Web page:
The stage is constructed with steel tubes and hand-painted yellow and black striped facades. That diamond-studded sheet metal for lining truck beds serves a dual function – it creates the floor area on stage and surfaces the four-foot tall “TAP” that hangs from the highest point on the scaffolding.

So, it’s new-wave industrial. But as I walk into the Granada Theater to watch “Caution: Men At Work, TAP,” I can’t shake the feeling that I’ve seen this style of set design before – Disneyland, Great America, Team Roller Blade ’91 World Tour.

Enter the band – guitar, synth, percussion. Lights dim, smoke rises from inside the stage. A ripping electric guitar wails like a bloody, one-on-one combat video game.

The dancers enter in a line. They are wearing blazing orange safety vests with reflective stripes and wield brooms with metal caps on the end. Later, the narrative shifts and the dancers are decked out in bellhop uniforms, military regalia and firemen’s trousers (that’s right girls, firemen’s trousers).

The bellhop routine incorporates hotel lobby service bells played with the feet, while the firefighter routine uses fire extinguishers in both a firing and kicking capacity. Young dancers perform most of the scenes, which adds to the show’s playful tone. The informality is obvious as dancers chat and cheer one another on. For the most part, the dialogue is unnecessary – not over the top, just redundant.

The show runs just short of an hour, and, for the most part, the routines are plot-free. The only clear narrative was a routine featuring Garrett Minniti and Demetria Moss during the bellhop portion of the show.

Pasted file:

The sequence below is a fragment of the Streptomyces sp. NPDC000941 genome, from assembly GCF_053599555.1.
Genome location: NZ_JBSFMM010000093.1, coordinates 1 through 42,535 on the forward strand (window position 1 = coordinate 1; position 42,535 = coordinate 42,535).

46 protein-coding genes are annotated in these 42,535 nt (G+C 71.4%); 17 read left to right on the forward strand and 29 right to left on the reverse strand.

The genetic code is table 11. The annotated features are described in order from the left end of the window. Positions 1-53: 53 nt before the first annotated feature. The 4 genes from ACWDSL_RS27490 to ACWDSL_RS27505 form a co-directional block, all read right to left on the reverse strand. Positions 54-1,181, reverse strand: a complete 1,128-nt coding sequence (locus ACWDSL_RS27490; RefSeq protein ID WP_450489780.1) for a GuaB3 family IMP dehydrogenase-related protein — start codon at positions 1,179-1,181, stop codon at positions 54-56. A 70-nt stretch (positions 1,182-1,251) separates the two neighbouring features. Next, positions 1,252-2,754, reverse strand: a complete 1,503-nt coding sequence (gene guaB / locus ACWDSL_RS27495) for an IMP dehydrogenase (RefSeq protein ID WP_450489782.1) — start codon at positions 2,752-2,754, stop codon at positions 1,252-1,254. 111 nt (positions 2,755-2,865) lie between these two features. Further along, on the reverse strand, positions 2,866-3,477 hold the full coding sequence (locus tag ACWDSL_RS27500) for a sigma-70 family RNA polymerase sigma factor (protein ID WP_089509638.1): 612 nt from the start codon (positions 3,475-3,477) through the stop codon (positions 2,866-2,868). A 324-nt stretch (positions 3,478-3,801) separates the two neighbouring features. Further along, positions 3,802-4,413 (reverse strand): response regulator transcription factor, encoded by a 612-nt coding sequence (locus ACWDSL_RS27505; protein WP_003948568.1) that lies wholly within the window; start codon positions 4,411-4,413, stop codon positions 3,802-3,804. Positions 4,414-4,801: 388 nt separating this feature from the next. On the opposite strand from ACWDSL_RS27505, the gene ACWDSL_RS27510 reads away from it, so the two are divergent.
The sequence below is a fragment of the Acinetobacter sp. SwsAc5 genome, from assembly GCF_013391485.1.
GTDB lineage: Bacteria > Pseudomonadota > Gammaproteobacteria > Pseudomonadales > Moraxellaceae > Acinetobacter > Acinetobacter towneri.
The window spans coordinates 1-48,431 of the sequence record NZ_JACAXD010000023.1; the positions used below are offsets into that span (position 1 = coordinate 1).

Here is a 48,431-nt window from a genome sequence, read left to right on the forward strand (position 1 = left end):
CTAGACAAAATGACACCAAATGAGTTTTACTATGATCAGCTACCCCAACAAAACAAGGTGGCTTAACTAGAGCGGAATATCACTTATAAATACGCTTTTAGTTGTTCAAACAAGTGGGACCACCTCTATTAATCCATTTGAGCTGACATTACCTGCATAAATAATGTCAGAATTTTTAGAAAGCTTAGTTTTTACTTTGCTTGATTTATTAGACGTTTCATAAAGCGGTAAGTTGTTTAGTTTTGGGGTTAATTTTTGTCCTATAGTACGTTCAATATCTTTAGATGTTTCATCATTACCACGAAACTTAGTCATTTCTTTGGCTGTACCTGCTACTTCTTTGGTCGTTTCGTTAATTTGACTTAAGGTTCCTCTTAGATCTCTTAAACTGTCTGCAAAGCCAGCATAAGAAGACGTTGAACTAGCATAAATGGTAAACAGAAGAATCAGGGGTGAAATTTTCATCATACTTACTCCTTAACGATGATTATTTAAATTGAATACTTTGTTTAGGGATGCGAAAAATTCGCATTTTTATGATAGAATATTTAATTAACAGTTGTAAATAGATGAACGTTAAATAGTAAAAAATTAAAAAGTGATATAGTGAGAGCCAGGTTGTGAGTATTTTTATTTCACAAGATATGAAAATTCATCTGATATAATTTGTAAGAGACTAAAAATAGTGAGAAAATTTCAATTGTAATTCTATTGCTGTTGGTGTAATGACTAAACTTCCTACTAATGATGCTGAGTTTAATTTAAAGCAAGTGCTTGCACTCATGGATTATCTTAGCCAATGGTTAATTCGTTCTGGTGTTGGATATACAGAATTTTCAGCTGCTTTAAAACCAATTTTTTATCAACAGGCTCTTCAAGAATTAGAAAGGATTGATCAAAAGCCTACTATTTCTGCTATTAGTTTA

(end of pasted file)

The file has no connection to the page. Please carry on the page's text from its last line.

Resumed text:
Moss enters kicking around suitcases. Minniti – obviously an authority figure – follows her on stage waving his arms and correcting her behavior. She offers a wide-eyed expression of confusion. The authority figure does a quick routine and motions for a response. Moss gives him a confused, wide-eyed look again and a slow, methodical response, with widely pendulating arms. Minniti gets flustered and proceeds to give a physically comical instruction on the appropriate way to carry the bags. As he exits, Moss hangs back – as the music goes the funky, powerful, soul route – and she proceeds with a defiant groove routine. She then picks up the bags and proceeds in the stiff manner in which she’d been formerly instructed.

TAP was originally directed by Alfred Desio, an innovator in the tap dance forum. The road show version, however, is choreographed and directed by original cast member Thommie Retter, notable for his work with Carol and Marilyn on “The Mommies.” Under Retter’s direction, the show is less innovative than it is prosaic.

Nevertheless, TAP is a fun show, full of youthful vigor. See it with some friends and get ice cream afterwards.